Saturday, July 12, 2014

Dawn of the Planet of the Apes

Et Tu, Caesar?
Fixing the Dam, Dirty Apes!

Screenwriters Rick Jaffa and Amanda Silver and director Rupert Wyatt did such a fine job of starting from scratch with the "Planet of the Apes" concept—throwing out the whole in media res concept and the "Big Surprise" (which may be the least-kept movie secret since "Rosebud")—and reverse-engineering it in a much more clever way than the original pentalogy did that my "ape-etite" was whetted for what would come next—the inevitable sequel to the very fore-shadowing Rise of the Planet of the Apes.

That sequel is now out.  Dawn of the Planet of the Apes (directed by Matt Reeves of Cloverfield and Let Me In) takes place more than ten years after the events of Rise..., and the sentient ape Caesar (Andy Serkis, carrying the movie, frankly) and his band of laboratory escapees are living in the Mt. Tamalpais forest, north of San Francisco. They have engineered the trees for easy transport and built a rudimentary ape-city in the wild, tamed wild horses and are hunting reindeer for food. The apes are thriving under Caesar's leadership—more of them are talking, but mostly communicating through sign-language, and there are rudimentary signs of culture—warrior-paint, schools, and the beginnings of what will eventually be (if we're going by the old timeline) the Sacred Scrolls of The Lawgiver.
Humans aren't doing so well. Most of the world's population has been wiped out by the so-called "simian flu," a biological creation of the same lab that was experimenting on Caesar and his fellow inmates (we saw hints of this in the tail-end of Rise...). Now there are pockets of humans immune to the flu spread throughout the world, trying to make do. One of those pockets is in San Francisco, but they've started to make forays out of the spaces downtown to see if they can get to the nearby hydro-electric dam (the O'Shaughnessy?) because they're starting to run out of diesel fuel for the generators.  

Looking for relevance, kids? There it is.  
The orangutan's name is Maurice (in-joke)
So, to keep the trolley-cars running (I'm joking, they're way beyond caring about the trolley cars), a team of Franciscans (led by Jason Clarke, who, try as he might, does not make his role interesting, and Keri Russell, as a physician, probably not necessary in an exploratory sortee to find a dam) set out to see what would be needed to get the turbines spinning again. They meet some apes—the first meeting in ten years (according to Caesar) and it ends up with one young ape being shot, Caesar going slightly ape-shit and running them out of the forest.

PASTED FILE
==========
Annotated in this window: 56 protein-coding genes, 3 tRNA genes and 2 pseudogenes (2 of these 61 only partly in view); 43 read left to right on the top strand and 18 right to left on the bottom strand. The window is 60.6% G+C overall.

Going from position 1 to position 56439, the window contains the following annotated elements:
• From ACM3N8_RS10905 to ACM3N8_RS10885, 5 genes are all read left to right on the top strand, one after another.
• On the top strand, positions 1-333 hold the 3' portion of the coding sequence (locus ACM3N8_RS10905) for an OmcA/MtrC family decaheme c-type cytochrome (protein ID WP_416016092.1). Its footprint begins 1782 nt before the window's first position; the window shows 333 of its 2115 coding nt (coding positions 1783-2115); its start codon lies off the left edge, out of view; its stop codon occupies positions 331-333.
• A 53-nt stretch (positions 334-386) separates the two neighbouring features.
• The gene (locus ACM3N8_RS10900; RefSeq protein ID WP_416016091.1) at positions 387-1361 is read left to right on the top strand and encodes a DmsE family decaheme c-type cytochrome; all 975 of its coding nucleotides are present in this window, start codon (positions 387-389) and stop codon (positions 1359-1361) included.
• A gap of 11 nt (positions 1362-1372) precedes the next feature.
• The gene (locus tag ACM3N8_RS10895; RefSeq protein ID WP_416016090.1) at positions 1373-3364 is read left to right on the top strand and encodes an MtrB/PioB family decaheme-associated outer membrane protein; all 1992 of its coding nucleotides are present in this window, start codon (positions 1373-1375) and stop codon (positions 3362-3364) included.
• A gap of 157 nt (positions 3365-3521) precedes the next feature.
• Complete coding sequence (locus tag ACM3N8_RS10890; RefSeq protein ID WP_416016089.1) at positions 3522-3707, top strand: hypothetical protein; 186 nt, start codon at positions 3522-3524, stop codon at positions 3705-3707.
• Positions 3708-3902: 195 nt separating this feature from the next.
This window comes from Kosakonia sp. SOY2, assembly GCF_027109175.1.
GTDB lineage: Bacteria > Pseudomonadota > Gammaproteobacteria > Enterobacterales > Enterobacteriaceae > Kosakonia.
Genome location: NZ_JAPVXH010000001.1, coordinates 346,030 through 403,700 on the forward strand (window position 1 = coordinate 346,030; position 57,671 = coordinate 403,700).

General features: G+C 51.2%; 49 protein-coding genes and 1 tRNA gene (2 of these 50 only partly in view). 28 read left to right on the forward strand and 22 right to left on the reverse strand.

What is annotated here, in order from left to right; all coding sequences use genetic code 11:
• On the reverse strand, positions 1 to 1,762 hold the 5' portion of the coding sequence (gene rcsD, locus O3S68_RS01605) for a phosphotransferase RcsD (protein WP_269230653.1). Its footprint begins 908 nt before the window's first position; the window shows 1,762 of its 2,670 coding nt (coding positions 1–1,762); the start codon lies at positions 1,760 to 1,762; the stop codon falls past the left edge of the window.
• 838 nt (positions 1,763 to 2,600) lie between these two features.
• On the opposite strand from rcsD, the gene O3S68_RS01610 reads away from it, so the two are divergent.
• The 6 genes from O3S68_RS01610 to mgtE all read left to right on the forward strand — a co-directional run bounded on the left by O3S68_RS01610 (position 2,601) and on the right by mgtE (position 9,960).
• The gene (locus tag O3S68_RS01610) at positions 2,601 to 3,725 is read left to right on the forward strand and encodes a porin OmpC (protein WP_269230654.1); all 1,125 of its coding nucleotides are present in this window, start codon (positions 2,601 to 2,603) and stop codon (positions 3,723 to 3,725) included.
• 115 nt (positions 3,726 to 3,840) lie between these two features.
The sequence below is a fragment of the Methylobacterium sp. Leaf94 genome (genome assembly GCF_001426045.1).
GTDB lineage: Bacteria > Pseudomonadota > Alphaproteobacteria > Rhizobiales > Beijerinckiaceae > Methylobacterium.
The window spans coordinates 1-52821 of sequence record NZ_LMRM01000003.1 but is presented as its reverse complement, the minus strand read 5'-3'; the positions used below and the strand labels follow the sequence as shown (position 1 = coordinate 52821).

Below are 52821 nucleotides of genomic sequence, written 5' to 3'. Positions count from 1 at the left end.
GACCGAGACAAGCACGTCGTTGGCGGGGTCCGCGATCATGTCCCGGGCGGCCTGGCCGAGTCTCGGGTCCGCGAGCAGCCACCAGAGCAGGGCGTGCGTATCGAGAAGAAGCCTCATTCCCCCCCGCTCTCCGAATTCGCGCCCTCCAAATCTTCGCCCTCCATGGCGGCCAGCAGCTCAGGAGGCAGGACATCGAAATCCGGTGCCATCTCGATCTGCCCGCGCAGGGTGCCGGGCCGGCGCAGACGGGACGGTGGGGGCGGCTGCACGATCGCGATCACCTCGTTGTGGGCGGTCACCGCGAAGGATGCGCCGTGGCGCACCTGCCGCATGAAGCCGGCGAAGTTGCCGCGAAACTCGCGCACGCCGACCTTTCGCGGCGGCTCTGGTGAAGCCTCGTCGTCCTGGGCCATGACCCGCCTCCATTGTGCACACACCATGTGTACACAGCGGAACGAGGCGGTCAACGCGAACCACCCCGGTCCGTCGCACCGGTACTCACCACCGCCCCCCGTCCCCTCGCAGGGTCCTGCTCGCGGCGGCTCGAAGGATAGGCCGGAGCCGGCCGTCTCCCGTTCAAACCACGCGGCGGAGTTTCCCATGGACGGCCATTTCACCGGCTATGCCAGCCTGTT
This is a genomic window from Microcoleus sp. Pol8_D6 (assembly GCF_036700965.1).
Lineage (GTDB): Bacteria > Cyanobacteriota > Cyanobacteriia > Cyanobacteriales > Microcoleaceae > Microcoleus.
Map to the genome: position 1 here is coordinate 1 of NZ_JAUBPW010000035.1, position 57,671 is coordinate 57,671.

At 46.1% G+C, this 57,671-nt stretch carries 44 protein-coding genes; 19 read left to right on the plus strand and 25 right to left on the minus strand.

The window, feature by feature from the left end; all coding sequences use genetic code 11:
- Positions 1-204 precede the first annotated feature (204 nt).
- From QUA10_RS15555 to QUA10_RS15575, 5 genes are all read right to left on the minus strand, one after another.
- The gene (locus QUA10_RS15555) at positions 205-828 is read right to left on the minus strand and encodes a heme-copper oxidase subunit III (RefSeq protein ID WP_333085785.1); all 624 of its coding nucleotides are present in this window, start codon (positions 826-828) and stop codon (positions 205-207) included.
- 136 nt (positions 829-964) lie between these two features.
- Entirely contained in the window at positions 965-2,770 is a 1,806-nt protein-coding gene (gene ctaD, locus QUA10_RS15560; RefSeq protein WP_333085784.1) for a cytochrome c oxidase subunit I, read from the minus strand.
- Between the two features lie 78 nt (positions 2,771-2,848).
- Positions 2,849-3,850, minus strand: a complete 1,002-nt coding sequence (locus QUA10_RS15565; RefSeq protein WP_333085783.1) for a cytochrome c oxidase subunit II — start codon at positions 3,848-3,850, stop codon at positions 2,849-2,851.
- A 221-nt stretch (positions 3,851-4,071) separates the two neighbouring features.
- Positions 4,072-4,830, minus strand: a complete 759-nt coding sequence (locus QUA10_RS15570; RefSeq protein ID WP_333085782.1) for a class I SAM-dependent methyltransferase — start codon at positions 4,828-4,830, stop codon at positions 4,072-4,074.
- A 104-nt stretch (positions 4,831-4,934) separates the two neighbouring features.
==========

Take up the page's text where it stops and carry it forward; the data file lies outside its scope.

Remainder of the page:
Not an auspicious start to good relations, and things escalate, but less because of the apes and humans not getting along, so much as internal struggles, as both groups having members going rogue and creating problems for everybody. The plot is essentially the same as Battle for the Planet of the Apes—devastated Earth/sequestered societies/rogue agents on both sides/somebody gets killed. But, Dawn does it so much better, and is helped immeasurably by the acting of the ape-actors, and manages to make the idea visually compelling, while the scope of the thing is concise and compact. 
There's something you don't see every day, Chauncey...
While unquestionably better than Battle..., its source, one can't say that it is better than its predecessor. Rise... was ingenious in its way of starting over the story and there was something powerful in its "hero's journey" following an ape-Spartacus. Trouble is, the hero's journey is usually followed by a less-than-stellar performance as a leader (think King Arthur, or Paul Atreides in "Dune"), and Caesar's reign has that same sense of lost potential for all the in-fighting going on. In fact, Dawn... moves out of the Spartacusian into the Shakespearean (and perhaps to its detriment). It's a tale of two cities, each with a leader of responsible parentage, with an Iago at his side to make matters worse, and the film cross-cuts from one to the other, in case one misses the point. There are times that the movie feels less organic, less surprising, and more of a construct than Rise..., and that is its main failing, aside from The Big Set-Piece (featuring a Big Set) that seems bound to end every movie that costs more than $10 million...and a rather convenient reading of Ape-Law over which even Dr. Zaius would raise an eyebrow—if he COULD raise an eyebrow through all that make-up.

Still, it's good.  Not as good as Rise... but certainly in the same orbit as the first "Planet of the Apes" movie, if not exactly creating the kinds of surprises that both of those films offered. That may be damning the dirty apes, but with high praise.

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